Over the holiday season I, like many, spent a great deal of time with family. I caught up with my cousins, nodded along as my dad and uncle discussed sports, and ate way too much food. In the course of going through the polite chit-chat and talking about what’s new with my cousins, my aunt reached over and asked about my job.
I told her I enjoyed it, but when I expanded on my role writing and editing for a magazine that focuses on credit unions and CUSOs, the big smiles turned to her own slow nods. As I elaborated, I got a lot of “mhm…”s and “uh-huh…”s, enough to tell that no one really knew what I was talking about. I knew they didn’t understand what a credit union was, let alone what CUSO stands for or what it does. After the slow nodding went on for a while, my aunt eventually broke down and said, “What’s the difference between a bank and a credit union? I’m never sure what it is that credit unions do.”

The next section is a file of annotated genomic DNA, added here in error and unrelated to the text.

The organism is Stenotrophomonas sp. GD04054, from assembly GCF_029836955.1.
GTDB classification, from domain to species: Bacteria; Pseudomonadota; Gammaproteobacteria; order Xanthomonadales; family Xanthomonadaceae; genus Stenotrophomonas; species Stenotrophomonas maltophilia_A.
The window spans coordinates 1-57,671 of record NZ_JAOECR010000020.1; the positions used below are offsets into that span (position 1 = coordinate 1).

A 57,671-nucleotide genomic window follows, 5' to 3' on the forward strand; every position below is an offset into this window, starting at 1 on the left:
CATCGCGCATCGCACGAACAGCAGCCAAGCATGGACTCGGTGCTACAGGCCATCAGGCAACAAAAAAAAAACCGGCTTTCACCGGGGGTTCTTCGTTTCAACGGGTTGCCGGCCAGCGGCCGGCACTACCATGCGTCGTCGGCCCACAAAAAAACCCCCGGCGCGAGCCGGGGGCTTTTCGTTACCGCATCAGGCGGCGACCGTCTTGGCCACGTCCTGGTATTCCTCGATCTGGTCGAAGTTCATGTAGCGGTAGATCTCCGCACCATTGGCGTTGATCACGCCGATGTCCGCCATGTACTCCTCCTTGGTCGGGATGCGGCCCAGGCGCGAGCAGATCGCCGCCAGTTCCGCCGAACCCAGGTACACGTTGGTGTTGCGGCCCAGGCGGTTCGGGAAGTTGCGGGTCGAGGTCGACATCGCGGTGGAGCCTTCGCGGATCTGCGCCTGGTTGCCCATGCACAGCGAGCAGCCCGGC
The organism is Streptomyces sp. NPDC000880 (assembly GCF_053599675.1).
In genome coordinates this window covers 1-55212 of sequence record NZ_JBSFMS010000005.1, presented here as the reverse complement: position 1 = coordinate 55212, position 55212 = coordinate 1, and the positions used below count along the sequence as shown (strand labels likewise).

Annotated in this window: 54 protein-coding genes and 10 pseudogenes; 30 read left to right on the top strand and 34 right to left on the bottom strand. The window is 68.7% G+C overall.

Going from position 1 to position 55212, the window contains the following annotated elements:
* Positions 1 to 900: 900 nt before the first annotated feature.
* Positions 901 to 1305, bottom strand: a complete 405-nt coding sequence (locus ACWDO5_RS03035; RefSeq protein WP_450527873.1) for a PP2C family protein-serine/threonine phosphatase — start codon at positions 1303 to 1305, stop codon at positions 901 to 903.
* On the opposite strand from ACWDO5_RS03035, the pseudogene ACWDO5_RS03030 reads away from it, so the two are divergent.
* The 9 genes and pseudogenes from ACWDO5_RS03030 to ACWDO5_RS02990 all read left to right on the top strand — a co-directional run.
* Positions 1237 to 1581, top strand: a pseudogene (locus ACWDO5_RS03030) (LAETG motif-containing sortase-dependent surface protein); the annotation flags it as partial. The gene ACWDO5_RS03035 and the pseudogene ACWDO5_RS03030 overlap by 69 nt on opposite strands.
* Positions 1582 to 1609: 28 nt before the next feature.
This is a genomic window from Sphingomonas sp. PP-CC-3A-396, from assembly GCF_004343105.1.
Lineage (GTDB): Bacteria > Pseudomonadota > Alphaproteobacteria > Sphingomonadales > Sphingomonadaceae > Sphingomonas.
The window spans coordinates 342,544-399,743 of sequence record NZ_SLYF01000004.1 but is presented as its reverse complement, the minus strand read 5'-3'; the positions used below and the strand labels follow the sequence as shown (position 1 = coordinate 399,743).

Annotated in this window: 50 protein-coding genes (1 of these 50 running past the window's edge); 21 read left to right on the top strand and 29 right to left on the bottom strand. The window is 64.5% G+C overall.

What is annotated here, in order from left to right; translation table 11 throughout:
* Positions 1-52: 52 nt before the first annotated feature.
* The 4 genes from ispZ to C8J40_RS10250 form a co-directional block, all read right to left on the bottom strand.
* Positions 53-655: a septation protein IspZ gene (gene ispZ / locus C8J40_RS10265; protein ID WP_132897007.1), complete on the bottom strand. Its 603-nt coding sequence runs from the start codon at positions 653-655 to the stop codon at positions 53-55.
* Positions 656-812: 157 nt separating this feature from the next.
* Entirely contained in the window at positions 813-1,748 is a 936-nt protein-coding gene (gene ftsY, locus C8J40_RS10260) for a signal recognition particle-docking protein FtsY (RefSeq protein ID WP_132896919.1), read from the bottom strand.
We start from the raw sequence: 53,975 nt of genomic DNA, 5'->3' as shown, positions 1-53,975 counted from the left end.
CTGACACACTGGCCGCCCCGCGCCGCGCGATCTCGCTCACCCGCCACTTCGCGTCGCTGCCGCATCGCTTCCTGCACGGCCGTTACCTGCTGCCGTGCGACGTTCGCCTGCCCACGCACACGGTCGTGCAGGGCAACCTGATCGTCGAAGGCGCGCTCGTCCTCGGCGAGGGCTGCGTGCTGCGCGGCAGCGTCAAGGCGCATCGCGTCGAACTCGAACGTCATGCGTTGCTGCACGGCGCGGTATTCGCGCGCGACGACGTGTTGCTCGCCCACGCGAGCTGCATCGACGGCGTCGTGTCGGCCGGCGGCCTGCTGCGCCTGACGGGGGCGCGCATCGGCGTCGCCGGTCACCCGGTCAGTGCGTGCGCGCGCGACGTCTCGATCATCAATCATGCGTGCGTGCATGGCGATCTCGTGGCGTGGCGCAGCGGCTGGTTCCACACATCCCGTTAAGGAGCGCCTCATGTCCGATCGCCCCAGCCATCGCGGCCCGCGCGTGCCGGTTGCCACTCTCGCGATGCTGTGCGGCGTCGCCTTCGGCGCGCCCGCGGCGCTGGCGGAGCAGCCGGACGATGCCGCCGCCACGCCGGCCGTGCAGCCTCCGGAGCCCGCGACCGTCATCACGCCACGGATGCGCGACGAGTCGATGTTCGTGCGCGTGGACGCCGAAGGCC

I responded as I think most in our industry would, enthusiastically sharing how credit unions are owned by their members, and how those members can get on the board and work for the credit union. I shared about the lower rates, the dividends, and the cooperative difference that brings credit unions together. Some were impressed, some continued to nod, and some asked more questions, which I was happy to answer.
My aunt jumped in again asking, “But do they offer similar things the banks do? Could I get a loan or a mortgage through them?”
After I explained to her that yes, credit unions offer all the same services banks do, along with the benefit of knowing you are an owner of your financial institution, there was a lot of murmuring. If that’s true, they wondered, then why would anyone choose a bank?
Age isn’t the problem